Going to the dentist can be an expensive endeavor. Even with dental insurance, the costs of exams, cleanings, fillings, crowns and other procedures can really add up over time. So why exactly is getting work done on your teeth so costly? There are several factors that contribute to the high price tag of dental care.

The Costs of Operating a Dental Practice

The Costs of Operating a Dental Practice

Dentists have many overhead expenses that factor into what they charge patients. Some of the major costs include:

Equipment and Technology

Dental practices need a variety of expensive equipment and technology including:

  • Dental chairs – $8,000 to $20,000 each
  • X-ray machines – $8,000 to $35,000
  • CAD/CAM technology for crowns and veneers – $40,000 to $150,000
  • Autoclave sterilization machines – $3,500 to $7,500
  • Handpieces (drills) – $600 to $5,000 each
  • Lasers – $20,000 to $100,000

This equipment requires regular maintenance and upgrades as well.

Dental Supplies and Materials

The supplies that dentists use on a daily basis are not cheap. These include:

  • Disposable gloves, masks, and other protective equipment
  • Anesthetics and medications
  • Filling materials such as composite resin and amalgam
  • Crowns and veneers
  • Dental implants and components

The costs per item may not seem very high, but they add up quickly with the volume of patients and procedures.

Office Space and Staff

Dentists have to pay for office space, equipment, staff salaries and benefits. Staff often includes dental hygienists, assistants, front office administrators and sometimes lab technicians. Paying this team contributes significantly to overhead.

Liability Insurance

Dentists pay extremely high insurance premiums due to the high liability risks of practicing dentistry. Premiums can be $40,000 per year or more for a single dentist.

All of these substantial overhead costs mean dentists need to charge more for their services in order to cover expenses and make a reasonable profit.

Advanced Technology and Treatments

New technologies and advanced treatments in dentistry also drive up costs. Some examples include:

  • Dental Implants – Titanium implants fused to the jawbone can cost $1,000 to $3,000 per implant. These involve high lab fees.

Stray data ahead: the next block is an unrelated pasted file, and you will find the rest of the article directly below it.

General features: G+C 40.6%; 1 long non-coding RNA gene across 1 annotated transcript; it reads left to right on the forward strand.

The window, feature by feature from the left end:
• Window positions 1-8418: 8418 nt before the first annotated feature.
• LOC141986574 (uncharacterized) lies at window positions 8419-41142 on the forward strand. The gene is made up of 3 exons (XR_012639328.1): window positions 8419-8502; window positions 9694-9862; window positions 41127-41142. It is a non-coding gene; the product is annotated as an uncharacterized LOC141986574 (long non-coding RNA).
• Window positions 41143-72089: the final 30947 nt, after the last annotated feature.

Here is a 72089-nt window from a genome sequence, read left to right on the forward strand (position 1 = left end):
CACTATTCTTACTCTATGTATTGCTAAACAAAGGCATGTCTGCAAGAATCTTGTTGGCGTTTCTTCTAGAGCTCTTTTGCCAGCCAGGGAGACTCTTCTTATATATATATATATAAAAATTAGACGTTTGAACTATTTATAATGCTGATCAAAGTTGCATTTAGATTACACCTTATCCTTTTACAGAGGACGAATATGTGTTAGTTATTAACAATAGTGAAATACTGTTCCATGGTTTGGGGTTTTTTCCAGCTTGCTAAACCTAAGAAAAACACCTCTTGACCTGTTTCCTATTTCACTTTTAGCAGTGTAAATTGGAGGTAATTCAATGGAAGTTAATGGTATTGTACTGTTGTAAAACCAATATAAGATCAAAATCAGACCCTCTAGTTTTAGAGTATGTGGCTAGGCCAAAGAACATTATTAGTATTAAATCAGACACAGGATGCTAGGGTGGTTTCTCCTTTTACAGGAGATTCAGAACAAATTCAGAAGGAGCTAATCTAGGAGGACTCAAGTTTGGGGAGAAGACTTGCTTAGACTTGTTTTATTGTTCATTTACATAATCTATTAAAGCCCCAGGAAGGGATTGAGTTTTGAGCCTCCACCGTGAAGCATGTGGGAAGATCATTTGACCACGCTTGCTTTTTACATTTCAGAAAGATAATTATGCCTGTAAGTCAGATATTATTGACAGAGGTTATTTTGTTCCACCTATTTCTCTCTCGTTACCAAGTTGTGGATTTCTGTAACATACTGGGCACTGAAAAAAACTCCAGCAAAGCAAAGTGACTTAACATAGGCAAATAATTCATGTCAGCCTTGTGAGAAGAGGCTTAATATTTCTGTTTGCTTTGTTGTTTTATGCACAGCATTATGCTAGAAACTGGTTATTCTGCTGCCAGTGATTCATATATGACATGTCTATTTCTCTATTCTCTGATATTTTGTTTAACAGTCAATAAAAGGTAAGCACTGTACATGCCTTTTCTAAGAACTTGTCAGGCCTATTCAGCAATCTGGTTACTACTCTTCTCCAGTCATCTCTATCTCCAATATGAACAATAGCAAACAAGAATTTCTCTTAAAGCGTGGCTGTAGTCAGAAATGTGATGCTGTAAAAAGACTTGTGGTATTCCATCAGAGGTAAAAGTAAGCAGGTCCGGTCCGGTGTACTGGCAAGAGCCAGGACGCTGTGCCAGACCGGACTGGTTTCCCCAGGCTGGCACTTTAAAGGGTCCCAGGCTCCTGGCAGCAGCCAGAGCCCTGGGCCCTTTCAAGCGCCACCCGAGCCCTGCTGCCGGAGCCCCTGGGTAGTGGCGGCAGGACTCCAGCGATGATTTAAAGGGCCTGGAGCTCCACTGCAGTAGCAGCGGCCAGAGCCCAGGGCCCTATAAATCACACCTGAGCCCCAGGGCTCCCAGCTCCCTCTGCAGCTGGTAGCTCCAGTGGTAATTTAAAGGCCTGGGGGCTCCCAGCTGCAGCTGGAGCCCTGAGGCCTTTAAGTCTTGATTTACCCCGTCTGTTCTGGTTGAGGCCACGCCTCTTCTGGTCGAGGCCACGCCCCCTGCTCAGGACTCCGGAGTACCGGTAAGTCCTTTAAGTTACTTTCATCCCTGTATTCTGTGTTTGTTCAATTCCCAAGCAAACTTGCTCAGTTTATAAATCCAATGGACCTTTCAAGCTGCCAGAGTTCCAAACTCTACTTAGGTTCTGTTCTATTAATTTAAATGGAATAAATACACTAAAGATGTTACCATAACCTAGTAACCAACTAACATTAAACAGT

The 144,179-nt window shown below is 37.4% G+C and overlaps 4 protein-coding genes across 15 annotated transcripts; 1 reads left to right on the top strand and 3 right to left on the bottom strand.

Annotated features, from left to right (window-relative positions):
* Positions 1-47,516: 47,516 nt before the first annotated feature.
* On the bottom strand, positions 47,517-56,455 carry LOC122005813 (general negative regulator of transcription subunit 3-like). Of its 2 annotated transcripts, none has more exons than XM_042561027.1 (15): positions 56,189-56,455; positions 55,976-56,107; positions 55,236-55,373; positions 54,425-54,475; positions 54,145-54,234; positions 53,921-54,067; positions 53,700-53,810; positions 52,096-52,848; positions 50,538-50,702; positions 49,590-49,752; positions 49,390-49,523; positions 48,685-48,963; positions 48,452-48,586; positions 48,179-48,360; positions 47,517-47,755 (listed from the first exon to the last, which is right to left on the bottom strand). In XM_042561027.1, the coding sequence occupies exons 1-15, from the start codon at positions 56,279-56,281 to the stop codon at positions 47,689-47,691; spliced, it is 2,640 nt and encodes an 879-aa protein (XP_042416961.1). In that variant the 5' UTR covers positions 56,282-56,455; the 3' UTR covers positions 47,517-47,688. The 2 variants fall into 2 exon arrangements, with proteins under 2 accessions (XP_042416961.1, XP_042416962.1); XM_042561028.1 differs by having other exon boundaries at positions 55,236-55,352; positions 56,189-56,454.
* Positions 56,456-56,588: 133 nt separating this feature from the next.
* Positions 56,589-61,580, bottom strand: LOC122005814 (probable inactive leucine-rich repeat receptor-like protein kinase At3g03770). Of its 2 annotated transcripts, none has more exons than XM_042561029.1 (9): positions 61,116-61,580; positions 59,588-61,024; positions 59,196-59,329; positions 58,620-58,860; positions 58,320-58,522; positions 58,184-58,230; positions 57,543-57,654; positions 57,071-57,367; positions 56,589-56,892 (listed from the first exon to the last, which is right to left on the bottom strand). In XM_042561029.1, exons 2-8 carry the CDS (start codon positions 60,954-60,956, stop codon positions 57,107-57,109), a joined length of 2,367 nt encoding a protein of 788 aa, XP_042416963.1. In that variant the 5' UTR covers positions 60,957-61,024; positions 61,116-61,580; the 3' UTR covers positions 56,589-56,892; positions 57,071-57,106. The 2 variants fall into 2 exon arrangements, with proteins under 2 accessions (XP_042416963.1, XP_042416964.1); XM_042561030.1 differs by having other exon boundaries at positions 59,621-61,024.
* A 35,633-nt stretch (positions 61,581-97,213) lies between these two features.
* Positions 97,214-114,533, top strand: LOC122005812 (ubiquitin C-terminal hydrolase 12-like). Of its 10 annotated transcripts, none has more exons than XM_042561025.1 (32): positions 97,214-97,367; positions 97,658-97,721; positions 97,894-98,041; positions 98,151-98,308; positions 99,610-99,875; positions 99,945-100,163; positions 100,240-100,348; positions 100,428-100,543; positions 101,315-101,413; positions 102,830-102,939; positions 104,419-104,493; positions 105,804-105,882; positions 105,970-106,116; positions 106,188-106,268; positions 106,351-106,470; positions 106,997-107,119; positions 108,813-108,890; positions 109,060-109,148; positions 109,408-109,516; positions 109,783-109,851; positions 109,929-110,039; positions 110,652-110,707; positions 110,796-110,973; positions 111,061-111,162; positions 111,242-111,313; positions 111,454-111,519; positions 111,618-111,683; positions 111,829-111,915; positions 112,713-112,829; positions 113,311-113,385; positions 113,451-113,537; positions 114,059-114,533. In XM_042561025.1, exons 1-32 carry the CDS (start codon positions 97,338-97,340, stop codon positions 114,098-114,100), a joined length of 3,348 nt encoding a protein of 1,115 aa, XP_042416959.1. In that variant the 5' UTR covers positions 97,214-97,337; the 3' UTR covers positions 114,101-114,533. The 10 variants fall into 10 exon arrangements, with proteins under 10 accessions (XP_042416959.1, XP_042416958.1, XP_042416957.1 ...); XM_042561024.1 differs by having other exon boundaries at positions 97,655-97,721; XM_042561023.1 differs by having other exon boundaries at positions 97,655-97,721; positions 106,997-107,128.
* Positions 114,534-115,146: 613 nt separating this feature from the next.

• Invisalign – The average cost of these removable clear aligners ranges from $3,500 to $8,000 for treatment, which is more expensive compared to traditional braces.
  • Dental Lasers – Lasers can sterilize, cut tissue, remove decay and more. However, they cost tens of thousands for the equipment.
  • Digital X-Rays – Digital x-rays produce instant, high quality images but require expensive sensors and software.
  • CEREC Crowns – These custom milled ceramic crowns are made chairside in one visit, but utilize high-tech CAD/CAM equipment.
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Many dentists invest in advanced tech to improve patient care. However, this gets passed on as higher costs.

High Lab Fees

When dentists use outside labs to fabricate dentures, crowns, bridges, surgical guides for implants and more, these labs charge fees for their services. Highly skilled lab technicians command high pay. These lab fees are incorporated into what patients are charged for the end product.

Education Costs

Becoming a dentist requires many years of expensive education. Aspiring dentists typically complete a four year bachelor’s degree followed by four years of dental school. The total costs of this education can exceed $300,000. Dentists have to pay off these huge debts and also pay continuing education costs over their career. These expenses ultimately feed into patient fees.

Less Competition

There are fewer practicing dentists relative to demand and population growth. This means dentists face less competition and can charge more. Here are some stats:

  • There are approximately 200,000 dentists in the U.S.
  • In 2021, there were about 60 dentists per 100,000 people in the U.S.
  • The American Dental Association estimates a shortfall of nearly 10,000 dentists by 2025.
  • Approximately 45 million Americans reside in dental shortage areas with inadequate access.
  • Long wait times for appointments can result.

Less competition allows dentists to negotiate higher reimbursements from insurance too. All of this enables higher pricing for consumers.

Lack of Pricing Transparency

Lack of Pricing Transparency

Unlike medical procedures where pricing is sometimes disclosed upfront, it’s challenging for a patient to obtain price quotes for dental work ahead of time. This lack of transparency enables high pricing since customers can’t compare shop. Pricing is usually revealed once work is underway. Most dentists are also reticent to discuss fees over the phone. Opaque pricing reinforces the notion that dentistry is expensive.

High Cost Specialties

Certain dental specialists like periodontists and orthodontists who focus on a specific branch of dentistry are even more expensive. For example:

  • Orthodontist fees for braces range from $3,000 to $7,000 compared to general dentist fees of $2,000 to $6,000.
  • Periodontists may charge $500 to $600 per quadrant for deep cleanings while general dentist fees are $100 to $300 per quadrant.